- Vice Governor

- Board members (number varies from 6  to 12 depending on income class)

- President of the provincial chapter of the Liga ng mga Barangay

- President of the provincial federation of the Sangguniang Kabataan

- Sectoral representatives







Sangguniang Panlungsod

- Vice Mayor

- Councilors (number varies from 10 to 36 councilors, depending on the number of districts and the number of councilors per district)

- President of the city chapter of the Liga ng mga Barangay

- President of the city federation of the Sangguniang Kabataan

- Sectoral representatives







Sangguniang Bayan

- Vice Mayor

- Councilors (number varies from 8 to 12)

- President of the municipal chapter of the Liga ng mga Barangay

- President of the municipal federation of the Sangguniang Kabataan

- Sectoral representatives





Barangay Captain

Sangguniang Barangay

- Barangay Captain

- 7 members elected at-large

- Sangguniang Kabataan chairperson

SK Chairperson

Sangguniang Kabataan

- Sangguniang Kabataan Chairperson

- 7 members elected at-large

Local development planning system 

This system provides the framework for the pursuit of local development. Two plans that local governments must formulate and legislate are the Comprehensive Development Plan (CDP) and the Comprehensive Land Use Plan (CLUP).

The CDP is a comprehensive multi-sectoral development plan that must be duly approved by the Sanggunian. The CLUP, enacted through zoning ordinances, is to be the primary and dominant bases for the future use of land resources, providing particularly for the requirements of food production, human settlements, and industrial expansion. The CDP, the CLUP and the Local Development and Physical Framework Plan (LDPFP), if available, are implemented through the Local Development Investment Plan (LDIP), Annual Investment Plan (AIP) and the Executive-Legislative Agenda (ELA), and other thematic plans such as the Local Poverty Reduction Action Plan (LPRAT), Disaster Risk Reduction and Management Plan (DRRMP), Gender and Development Plan (Serote 2012).

In local finance, the LGU formulates the Local Revenue Code and the Annual Appropriations Ordinance. These are implemented through the Revenue Generation Plan, the Annual Procurement Plan, and actual disbursements and delivery of services.

Development planning is the mandate of the Local Development Council (LDC). Considered as the mother of all special local bodies, the importance, power and authority vested in the LDC are mirrored in the significance of the development planning documents that it must formulate and their implementation monitored, since these documents define the future and growth of the local economy and contain the basis for the formulation and spending of the local General Fund or the Annual Budget, the Special Education Fund, and Local Trust Funds of the local government.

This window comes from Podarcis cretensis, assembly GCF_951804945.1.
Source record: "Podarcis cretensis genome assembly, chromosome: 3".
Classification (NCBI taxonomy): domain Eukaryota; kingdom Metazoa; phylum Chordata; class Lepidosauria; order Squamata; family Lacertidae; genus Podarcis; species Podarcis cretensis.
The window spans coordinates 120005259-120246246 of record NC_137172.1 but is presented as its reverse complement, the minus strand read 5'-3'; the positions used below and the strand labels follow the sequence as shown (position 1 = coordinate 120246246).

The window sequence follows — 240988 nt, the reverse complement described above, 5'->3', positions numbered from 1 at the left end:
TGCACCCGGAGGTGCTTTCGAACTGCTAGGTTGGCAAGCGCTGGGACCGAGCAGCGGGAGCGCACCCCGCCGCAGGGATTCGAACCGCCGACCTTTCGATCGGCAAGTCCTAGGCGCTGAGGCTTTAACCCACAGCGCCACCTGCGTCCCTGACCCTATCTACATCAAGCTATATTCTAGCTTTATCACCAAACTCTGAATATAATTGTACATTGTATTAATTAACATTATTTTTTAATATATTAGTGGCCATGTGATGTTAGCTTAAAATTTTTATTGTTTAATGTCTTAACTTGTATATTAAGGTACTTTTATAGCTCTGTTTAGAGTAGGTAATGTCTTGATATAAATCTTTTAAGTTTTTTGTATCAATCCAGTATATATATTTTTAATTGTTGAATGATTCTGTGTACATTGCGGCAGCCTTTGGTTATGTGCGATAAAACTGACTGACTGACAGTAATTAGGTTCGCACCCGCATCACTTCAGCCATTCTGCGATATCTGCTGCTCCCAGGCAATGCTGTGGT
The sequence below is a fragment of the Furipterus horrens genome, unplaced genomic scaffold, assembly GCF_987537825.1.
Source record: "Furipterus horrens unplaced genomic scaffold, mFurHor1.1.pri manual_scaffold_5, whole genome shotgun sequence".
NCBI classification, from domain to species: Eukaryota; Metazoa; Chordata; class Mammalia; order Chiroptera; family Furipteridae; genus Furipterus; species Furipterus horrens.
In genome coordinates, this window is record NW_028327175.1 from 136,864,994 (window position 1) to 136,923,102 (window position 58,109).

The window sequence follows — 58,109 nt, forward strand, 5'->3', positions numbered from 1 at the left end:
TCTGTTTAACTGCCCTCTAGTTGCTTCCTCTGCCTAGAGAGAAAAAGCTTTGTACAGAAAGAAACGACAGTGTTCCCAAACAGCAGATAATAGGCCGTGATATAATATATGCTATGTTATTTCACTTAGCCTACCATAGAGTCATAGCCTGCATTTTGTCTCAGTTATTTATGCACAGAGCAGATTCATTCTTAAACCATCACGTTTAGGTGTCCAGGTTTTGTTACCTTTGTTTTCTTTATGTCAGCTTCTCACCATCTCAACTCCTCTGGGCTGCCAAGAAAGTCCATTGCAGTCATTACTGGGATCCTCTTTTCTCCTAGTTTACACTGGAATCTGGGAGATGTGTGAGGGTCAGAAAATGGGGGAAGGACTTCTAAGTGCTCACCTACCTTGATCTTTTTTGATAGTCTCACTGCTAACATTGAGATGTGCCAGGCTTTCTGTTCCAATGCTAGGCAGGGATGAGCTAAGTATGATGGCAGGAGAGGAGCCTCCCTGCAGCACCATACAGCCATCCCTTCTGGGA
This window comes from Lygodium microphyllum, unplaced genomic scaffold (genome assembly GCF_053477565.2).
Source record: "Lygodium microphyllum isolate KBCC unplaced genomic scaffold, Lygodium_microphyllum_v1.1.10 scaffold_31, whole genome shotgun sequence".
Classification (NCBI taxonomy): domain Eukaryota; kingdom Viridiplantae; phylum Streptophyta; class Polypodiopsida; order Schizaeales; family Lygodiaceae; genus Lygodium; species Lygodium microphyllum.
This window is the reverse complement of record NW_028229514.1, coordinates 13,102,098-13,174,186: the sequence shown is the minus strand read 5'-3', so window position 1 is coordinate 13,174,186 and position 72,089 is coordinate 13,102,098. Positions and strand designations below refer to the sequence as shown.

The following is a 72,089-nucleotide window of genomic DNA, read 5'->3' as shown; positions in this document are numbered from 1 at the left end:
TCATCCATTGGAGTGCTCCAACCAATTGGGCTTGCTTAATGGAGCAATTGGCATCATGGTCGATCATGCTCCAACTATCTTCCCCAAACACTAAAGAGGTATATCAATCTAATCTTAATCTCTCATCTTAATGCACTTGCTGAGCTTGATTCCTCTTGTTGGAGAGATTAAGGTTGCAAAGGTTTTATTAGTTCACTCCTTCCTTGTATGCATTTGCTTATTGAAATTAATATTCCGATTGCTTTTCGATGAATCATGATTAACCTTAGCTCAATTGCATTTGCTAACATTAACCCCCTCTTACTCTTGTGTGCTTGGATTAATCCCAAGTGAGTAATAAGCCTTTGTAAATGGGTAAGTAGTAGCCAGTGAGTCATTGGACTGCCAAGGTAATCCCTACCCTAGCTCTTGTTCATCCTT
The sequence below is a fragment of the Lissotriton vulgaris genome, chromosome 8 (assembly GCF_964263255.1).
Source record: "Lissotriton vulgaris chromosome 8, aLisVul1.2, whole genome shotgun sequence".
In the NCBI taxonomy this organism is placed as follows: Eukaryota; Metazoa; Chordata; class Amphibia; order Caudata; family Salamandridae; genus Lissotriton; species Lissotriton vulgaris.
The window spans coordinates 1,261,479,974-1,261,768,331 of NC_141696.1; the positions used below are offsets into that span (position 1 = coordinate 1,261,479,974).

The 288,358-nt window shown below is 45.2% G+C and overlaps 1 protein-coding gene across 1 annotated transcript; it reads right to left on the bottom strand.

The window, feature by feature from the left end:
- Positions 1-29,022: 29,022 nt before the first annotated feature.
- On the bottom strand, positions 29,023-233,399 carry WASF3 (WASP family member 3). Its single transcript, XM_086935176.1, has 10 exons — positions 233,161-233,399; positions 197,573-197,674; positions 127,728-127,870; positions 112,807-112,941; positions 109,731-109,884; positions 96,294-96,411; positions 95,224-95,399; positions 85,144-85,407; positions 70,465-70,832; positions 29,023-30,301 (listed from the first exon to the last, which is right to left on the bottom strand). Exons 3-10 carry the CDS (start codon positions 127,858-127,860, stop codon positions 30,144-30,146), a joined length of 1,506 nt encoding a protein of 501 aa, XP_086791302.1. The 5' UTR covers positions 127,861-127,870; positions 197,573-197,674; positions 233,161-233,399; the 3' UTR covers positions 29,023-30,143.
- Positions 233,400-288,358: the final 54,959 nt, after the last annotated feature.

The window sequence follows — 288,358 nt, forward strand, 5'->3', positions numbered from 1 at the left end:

The LDC is tasked to appraise and prioritize programs and projects, and coordinate, monitor and evaluate the implementation of development plans and projects. When the LDC is not in session, the LDC-Executive Committee is active, ensures that LDC decisions are faithfully carried out, and acts on matters needing immediate attention by the LDC. It formulates plans, policies and programs based on principles and priorities laid out by the LDC. 

The LDC is assisted by the LDC Secretariat, which provides technical support, documents LDC proceedings and prepares reports for the LDC. Assisting the LDC in the conduct of its functions are the various LDC Sectoral Committees such as the Social Sector, Economic Sector, Infrastructure, Environment and Natural Resources, and the Institutional Sector Committees. The sectoral committees provide the LDC with data and information essential to the formulation of plans, programs, projects, & activities (PPPAs), define sectoral or functional objectives, set targets, collate and analyse data, conduct studies, conduct public hearings, and monitor and evaluate PPPAs’ status.

The number of civil society representatives in the LDC should not be less than 25 percent of the total LDC regular membership. Serote (2012) suggests that the composition of LDC-Sectoral Committees Technical Working Group (TWG) could grow from the Core TWG, to an Expanded-TWG, and to a Full-Blown TWG as summarized in Table 2.

In addition to the Core TWG, membership of the Sectoral Committees may expand to include other government officials from the local and national levels operating in the locality, and important non-government organizations whose functions and advocacies are highly connected to the particular sector. In addition, the full-blown TWG may include other groups and individuals from the non-government sectors who have a stake in local development and who can enrich the committees’ capability.

Table 2. Suggested LDC-Sectoral Committees’ Composition (Serote 2012)

Sectoral Committee

Core TWG (Must be there)

Expanded TWG (nice to have participating)

Full-blown TWG (the more the merrier)

Social Development

MPDO Staff


LDC Rep. (Barangay)

District Supervisor

Sanggunian representative



LDC representative (CSO)

PTA Federation

Police Chief

Local Civil Registrar


Housing Board representative

Manager GSIS/SSS

Fire Marshall

Population Officer

Nutrition Officer


Sports organization

Religious leaders

Media representative

Inner Wheel Club

Charitable organizations

Labor groups

Senior citizens


School principals

Economic Development